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Title: A location-based routing protocol for mobile wireless ad-hoc networks
Authors: Sammut, Etienne (2013)
Keywords: Ad hoc networks (Computer networks)
Mobile communication systems
Routing protocols (Computer network protocols)
Issue Date: 2013
Citation: Sammut, E. (2013). A location-based routing protocol for mobile wireless ad-hoc networks (Master's dissertation).
Abstract: Mobile Ad hoe networks (MANETs) consist of a number of nodes all equipped with a wireless communication device that allow communication between them over a wireless medium. In this work, a Location Service Module (LSM) was developed and used by a location-based routing protocol (LBRP) to route packets on MANETs. Location-based routing protocols base their routing decisions on their current, the neighbours', and destination's location. Thus, nodes require a way to acquire these positions. The LSM is used for this purpose; where it implements a beacon based some-for-all location service with some of the nodes on the network, referred to as Location Service Nodes (LSN), learning the location of all the other nodes on the network and supplying the location information of nodes that are not within the requesting nodes' range. The LSM module resides on each node and periodically broadcasts the node's location and velocity, so that neighbour nodes store these details in their location table. This is later used by the LSM to provide the routing protocol with the next hop details towards destination. The neighbour nodes' velocity allows the reduction of the location beaconing frequency by predicting the location of neighbour nodes. The LSNs periodically exchange their location tables (LTs) and check whether they can handover to other LSNs to reduce overheads in propagating their LT. The LBRP implemented uses a greedy forwarding approach, where packets are forwarded to the neighbour node which is closest to the destination than the current node. The LBRP triggers the LSM to learn the next hop towards the destination node and the transmission power required when sending packets. Furthermore, it uses a back tracking list which is added to every packet so that it can recover from local minima and avoid looping in doing so. In the performed simulations, the proposed solution performed well in both dense and non dense networks. When gauged in dense environments having some of the nodes sending packets, the LBRP, managed to deliver on average 99.7% of the packets indicating that the LSM is scalable. On the other hand, it manages to deliver 98.1 % of the packets when all the nodes on the network are sending messages.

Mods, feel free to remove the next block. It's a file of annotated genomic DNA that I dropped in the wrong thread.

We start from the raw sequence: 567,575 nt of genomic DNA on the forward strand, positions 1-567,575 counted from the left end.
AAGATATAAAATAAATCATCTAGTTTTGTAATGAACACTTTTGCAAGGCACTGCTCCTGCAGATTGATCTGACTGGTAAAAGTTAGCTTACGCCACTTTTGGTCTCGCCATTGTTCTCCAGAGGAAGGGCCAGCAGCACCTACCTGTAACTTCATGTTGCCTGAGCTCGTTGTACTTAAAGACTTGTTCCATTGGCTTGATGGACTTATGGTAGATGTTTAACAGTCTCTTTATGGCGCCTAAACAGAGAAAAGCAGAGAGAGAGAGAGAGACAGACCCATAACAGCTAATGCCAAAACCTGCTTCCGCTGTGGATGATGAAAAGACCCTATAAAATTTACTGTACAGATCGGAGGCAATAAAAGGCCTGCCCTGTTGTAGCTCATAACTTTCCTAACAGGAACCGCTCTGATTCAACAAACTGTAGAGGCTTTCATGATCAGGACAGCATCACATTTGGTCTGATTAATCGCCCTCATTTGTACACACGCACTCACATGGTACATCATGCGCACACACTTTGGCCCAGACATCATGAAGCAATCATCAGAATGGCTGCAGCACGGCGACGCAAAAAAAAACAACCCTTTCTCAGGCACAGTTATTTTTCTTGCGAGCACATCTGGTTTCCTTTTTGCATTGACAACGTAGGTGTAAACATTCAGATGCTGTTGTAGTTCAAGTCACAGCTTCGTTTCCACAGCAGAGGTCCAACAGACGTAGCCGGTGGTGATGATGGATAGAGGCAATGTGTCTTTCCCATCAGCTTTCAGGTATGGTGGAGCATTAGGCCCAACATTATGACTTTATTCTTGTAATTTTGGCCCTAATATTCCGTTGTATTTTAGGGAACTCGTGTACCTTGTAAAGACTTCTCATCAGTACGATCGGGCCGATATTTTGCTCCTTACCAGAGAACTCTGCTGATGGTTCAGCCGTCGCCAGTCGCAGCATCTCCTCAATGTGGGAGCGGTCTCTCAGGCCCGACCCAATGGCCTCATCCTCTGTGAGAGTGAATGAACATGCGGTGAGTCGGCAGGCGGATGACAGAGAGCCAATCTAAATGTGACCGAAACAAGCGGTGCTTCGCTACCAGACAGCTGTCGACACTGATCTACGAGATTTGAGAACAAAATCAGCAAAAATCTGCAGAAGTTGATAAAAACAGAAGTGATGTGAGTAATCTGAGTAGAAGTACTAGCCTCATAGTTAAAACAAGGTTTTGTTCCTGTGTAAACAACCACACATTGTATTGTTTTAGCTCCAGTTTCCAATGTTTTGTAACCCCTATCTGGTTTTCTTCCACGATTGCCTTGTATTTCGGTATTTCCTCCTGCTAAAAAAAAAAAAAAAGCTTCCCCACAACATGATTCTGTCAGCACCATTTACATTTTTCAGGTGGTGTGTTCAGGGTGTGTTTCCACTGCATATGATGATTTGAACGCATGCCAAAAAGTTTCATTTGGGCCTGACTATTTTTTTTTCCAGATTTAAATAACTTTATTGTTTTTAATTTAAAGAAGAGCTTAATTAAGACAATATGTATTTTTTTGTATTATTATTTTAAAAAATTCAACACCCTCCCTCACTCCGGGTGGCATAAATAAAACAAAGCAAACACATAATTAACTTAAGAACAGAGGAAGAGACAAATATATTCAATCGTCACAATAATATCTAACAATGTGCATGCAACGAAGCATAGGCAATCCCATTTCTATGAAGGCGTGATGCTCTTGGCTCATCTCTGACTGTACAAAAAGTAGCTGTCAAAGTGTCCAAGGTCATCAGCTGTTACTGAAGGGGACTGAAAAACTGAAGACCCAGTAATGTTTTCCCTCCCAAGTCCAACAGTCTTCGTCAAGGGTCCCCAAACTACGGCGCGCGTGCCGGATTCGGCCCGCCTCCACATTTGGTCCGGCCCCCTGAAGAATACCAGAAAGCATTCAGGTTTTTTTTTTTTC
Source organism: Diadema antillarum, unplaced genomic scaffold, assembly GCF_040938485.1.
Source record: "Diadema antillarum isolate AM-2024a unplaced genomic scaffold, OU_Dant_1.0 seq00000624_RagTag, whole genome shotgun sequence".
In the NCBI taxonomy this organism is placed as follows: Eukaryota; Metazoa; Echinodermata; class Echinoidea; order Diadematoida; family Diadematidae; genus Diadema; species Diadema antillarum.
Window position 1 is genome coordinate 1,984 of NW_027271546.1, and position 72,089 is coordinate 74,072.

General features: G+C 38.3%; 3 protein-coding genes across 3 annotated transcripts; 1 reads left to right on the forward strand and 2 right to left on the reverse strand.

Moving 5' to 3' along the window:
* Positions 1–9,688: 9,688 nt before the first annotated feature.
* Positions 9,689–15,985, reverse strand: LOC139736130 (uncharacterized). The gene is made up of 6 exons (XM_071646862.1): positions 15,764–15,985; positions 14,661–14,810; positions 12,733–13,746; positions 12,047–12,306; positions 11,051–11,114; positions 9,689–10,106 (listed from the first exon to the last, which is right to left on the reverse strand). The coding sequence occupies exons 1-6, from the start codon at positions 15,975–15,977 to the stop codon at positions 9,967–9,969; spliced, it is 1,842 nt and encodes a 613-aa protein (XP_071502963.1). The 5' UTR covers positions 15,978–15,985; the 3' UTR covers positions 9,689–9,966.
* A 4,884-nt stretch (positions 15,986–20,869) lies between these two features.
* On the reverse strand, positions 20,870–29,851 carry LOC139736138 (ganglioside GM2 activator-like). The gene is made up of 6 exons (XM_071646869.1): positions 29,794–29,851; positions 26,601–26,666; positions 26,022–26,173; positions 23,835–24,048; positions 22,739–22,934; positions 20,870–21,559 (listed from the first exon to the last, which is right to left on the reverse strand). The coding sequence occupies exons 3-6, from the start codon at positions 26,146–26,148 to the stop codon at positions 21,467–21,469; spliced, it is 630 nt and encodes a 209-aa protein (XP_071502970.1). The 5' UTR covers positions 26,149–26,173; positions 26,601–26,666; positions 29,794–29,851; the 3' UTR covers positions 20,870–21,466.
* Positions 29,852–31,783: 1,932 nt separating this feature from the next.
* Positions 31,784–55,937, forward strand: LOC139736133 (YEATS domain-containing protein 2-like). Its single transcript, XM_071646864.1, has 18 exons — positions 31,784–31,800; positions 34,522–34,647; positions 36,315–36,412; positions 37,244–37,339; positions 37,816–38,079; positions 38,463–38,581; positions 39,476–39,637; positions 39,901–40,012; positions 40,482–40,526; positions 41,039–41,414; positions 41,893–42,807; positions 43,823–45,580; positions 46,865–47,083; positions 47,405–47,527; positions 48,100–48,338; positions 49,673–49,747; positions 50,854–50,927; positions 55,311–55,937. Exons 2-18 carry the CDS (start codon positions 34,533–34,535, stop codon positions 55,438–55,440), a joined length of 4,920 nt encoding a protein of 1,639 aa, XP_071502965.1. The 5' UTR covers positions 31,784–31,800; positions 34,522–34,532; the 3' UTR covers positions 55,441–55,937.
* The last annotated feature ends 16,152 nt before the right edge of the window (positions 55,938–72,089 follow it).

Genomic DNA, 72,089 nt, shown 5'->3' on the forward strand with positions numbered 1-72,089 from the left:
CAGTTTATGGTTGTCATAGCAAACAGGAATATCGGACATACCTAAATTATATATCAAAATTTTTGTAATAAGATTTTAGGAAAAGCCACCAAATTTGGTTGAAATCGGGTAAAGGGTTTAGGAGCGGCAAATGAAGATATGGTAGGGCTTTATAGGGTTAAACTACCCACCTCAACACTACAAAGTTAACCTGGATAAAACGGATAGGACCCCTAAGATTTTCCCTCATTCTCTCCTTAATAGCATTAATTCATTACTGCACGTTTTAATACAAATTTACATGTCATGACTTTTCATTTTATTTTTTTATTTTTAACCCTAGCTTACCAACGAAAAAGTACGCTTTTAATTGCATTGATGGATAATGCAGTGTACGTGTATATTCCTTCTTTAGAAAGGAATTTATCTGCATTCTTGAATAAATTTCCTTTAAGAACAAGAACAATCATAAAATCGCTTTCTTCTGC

Description: M.SC.
Appears in Collections:Dissertations - FacICT - 2013
Dissertations - FacICTCCE - 1999-2013

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